It should be a deep embarrassment to progressives, but the truth is that anti-GM activists are as guilty of anti-scientific thinking with regard to their pet subject as the Koch Brothers or the American Enterprise Institute are on global warming.
While there are a tiny number of scientists that question anthropogenic global warming, the overwhelming consensus is that human activity is responsible for the sharp increase in atmospheric CO2 over the past two centuries. Equally, while Gilles-Eric Seralini may be a professor of molecular biology at the University of Caen, the overwhelming scientific consensus is that there is no risk to human health or the environment from GM as a suite of techniques. Pointing at Seralini's work and shouting “Look! Science-y!” ain't enough.
This 2013 statement from the AAAS on the subject really does give a sense of how anti-GM is as fringe as climate denialism: "The science is quite clear: crop improvement by the modern molecular techniques of biotechnology is safe. The World Health Organization, the American Medical Association, the U.S. National Academy of Sciences, the British Royal Society, and every other respected organization that has examined the evidence has come to the same conclusion: consuming foods containing ingredients derived from GM crops is no riskier than consuming the same foods containing ingredients from crop plants modified by conventional plant improvement techniques.”
"We don't need it anyway"
Nonetheless, opponents will regularly claim: “GM isn't a isn't a useful technology anyway,” or “We don't need it.”
Let me ask you: Is the mass-production of insulin useful? Bacteria were some of the first organisms to be genetically modified by researchers. One of the earliest such instances of this was the insertion of the human insulin gene into E. coli bateria to produce synthetic human insulin, or "Humulin" - indistinguishable from the pancreatic human version, developed by San Francisco biotech firm Genentech and first commercialised in 1982. Do go ask those with diabetes how useful this GM product is.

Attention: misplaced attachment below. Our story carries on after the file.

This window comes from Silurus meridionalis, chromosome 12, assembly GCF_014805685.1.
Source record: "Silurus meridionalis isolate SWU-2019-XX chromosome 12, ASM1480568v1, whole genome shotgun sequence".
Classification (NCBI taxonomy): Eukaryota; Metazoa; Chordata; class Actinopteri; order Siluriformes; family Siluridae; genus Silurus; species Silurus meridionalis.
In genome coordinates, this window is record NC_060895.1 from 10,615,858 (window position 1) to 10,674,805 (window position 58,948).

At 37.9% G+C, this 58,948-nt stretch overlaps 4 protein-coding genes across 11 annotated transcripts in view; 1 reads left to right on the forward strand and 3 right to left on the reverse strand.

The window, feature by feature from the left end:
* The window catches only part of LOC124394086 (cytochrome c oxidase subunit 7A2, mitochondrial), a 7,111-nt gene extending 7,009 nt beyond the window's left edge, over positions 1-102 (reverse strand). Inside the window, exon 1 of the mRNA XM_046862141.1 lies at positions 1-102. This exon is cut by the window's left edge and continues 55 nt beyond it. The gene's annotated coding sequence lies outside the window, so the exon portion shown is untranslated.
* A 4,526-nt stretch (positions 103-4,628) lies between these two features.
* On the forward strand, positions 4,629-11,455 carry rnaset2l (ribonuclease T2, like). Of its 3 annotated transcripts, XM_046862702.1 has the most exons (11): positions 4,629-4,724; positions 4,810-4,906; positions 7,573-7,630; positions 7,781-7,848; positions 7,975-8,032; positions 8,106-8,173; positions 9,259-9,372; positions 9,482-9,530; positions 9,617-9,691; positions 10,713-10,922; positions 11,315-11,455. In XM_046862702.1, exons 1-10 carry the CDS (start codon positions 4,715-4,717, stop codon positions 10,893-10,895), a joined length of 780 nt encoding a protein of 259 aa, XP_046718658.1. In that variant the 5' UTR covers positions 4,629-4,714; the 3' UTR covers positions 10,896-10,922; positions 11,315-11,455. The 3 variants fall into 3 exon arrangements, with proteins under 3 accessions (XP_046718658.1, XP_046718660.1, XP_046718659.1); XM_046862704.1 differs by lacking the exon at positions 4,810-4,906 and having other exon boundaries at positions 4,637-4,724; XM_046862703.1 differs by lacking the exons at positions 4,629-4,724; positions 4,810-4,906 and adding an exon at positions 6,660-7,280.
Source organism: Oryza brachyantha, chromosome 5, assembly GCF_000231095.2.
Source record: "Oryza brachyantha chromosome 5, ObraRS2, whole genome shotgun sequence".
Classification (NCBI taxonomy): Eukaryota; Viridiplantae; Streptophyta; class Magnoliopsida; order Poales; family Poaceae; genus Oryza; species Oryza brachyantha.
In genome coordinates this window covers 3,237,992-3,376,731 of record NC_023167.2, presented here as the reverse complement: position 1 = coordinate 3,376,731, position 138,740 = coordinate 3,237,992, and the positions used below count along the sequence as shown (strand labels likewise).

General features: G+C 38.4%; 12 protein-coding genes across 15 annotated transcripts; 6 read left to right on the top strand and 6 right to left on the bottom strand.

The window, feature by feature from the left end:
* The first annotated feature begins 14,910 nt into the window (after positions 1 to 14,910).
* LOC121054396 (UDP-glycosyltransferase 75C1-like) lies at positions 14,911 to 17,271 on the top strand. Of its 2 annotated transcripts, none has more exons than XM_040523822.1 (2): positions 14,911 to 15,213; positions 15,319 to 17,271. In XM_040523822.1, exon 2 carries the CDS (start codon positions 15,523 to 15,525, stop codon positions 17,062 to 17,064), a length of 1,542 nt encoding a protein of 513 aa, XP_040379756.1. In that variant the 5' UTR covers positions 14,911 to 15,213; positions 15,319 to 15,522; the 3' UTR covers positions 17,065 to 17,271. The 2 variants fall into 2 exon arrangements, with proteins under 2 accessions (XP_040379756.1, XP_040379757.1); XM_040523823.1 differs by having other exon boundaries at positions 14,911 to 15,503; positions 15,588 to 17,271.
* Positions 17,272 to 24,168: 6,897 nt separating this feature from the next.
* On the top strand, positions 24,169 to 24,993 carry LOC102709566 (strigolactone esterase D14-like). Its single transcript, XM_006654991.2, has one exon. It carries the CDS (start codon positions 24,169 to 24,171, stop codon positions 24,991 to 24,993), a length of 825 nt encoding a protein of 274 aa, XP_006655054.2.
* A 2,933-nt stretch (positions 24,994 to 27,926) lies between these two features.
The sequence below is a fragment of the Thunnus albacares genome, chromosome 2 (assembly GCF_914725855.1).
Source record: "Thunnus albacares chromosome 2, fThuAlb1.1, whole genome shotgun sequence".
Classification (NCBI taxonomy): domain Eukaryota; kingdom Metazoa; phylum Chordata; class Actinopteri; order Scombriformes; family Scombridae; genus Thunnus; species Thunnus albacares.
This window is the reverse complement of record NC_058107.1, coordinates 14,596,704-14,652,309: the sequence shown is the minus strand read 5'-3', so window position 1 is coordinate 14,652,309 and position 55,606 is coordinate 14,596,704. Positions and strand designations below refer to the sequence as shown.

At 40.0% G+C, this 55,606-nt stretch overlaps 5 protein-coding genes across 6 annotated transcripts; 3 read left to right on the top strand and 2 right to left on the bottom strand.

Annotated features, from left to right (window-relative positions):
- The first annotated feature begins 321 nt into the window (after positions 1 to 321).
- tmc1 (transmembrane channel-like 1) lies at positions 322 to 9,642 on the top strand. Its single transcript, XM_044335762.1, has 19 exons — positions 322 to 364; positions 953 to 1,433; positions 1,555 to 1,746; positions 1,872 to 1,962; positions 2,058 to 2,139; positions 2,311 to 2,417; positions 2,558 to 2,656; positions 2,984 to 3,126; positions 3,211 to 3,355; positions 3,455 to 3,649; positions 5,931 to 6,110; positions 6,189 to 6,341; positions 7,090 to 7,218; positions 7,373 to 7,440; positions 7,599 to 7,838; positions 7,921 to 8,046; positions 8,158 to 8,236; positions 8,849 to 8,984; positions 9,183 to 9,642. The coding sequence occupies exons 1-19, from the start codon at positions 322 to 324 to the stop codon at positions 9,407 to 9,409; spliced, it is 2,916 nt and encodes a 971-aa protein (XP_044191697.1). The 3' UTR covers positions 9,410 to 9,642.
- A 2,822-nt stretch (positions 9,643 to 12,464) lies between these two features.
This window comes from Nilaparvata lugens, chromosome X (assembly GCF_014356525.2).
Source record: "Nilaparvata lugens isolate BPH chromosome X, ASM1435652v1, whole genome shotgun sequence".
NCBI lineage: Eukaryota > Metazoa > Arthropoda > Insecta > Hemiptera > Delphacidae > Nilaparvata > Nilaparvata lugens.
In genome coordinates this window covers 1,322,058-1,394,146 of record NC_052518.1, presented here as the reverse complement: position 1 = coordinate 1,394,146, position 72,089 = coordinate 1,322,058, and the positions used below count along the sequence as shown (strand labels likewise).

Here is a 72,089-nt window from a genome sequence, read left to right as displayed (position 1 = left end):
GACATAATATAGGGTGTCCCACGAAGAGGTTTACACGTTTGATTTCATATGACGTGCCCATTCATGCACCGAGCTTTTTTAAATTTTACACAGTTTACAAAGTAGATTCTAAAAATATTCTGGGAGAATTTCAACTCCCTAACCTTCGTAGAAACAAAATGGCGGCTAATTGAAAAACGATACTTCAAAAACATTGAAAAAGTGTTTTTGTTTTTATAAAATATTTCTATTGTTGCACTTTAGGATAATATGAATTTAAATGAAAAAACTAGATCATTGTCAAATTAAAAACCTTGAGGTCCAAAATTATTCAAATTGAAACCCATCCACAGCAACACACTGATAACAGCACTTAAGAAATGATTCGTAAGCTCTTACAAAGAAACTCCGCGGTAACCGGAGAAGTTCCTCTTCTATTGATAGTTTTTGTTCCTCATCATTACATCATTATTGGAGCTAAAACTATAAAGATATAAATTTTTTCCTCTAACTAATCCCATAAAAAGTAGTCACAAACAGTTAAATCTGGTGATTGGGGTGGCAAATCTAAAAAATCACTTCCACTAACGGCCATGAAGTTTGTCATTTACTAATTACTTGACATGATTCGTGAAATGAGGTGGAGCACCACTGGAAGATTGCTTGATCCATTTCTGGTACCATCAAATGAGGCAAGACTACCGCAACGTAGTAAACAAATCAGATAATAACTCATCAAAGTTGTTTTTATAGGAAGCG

Sadly, without any evidence other than the claim that humulin is 'unnatural,' anti-GM groups like groups like the US Organic Consumers' Association, Natural News, GM Watch and the Center for Food Safety want diabetes patients to opt for so-called natural animal insulin purified from the pancreas of cows and pigs over what they feel is the 'Frankenmedicine' variety, claiming that doctors have been coerced into “forcing patients off natural insulin” by Eli Lilly.
A range of human proteins helpful for a variety of medical conditions have also been produced since the 1980s through related processes, including blood clotting factors for haemophiliacs and human growth hormone to combat dwarfism - proteins that were previously derived from cadavers and as such risked transmitting diseases. Hepatitis B and HPV vaccines have been developed using genetic engineering.
Or how about cancer modelling - is that useful? Would these critics of GM say that “we do not need” the OncoMouse, the laboratory mouse genetically modified to carry a gene that when activated increases the chance that the mouse will develop cancer, thus making it extremely useful for cancer research?
Looking to the near future, if via the development of self-destructive GM mosquitoes, we can do away with mosquito-borne diseases such as malaria, dengue fever, and chikungunya amongst others, is not that useful?
This is not science fiction dreaming.
A 2013 trial deployment in Brazil of mosquitoes engineered by a small Oxford biotech company to be sterile showed an incredible 96 percent suppression of dengue mosquito, Aedes aegypti. The trials were organised by the University of Sao Paolo and funded by the government.
Efforts to trial the GM mosquitoes in Florida last year however ran up against furious residents het up by fibs by environmental groups, despite the real public-health danger presented by the steady northward spread of mosquito-borne diseases as the climate changes.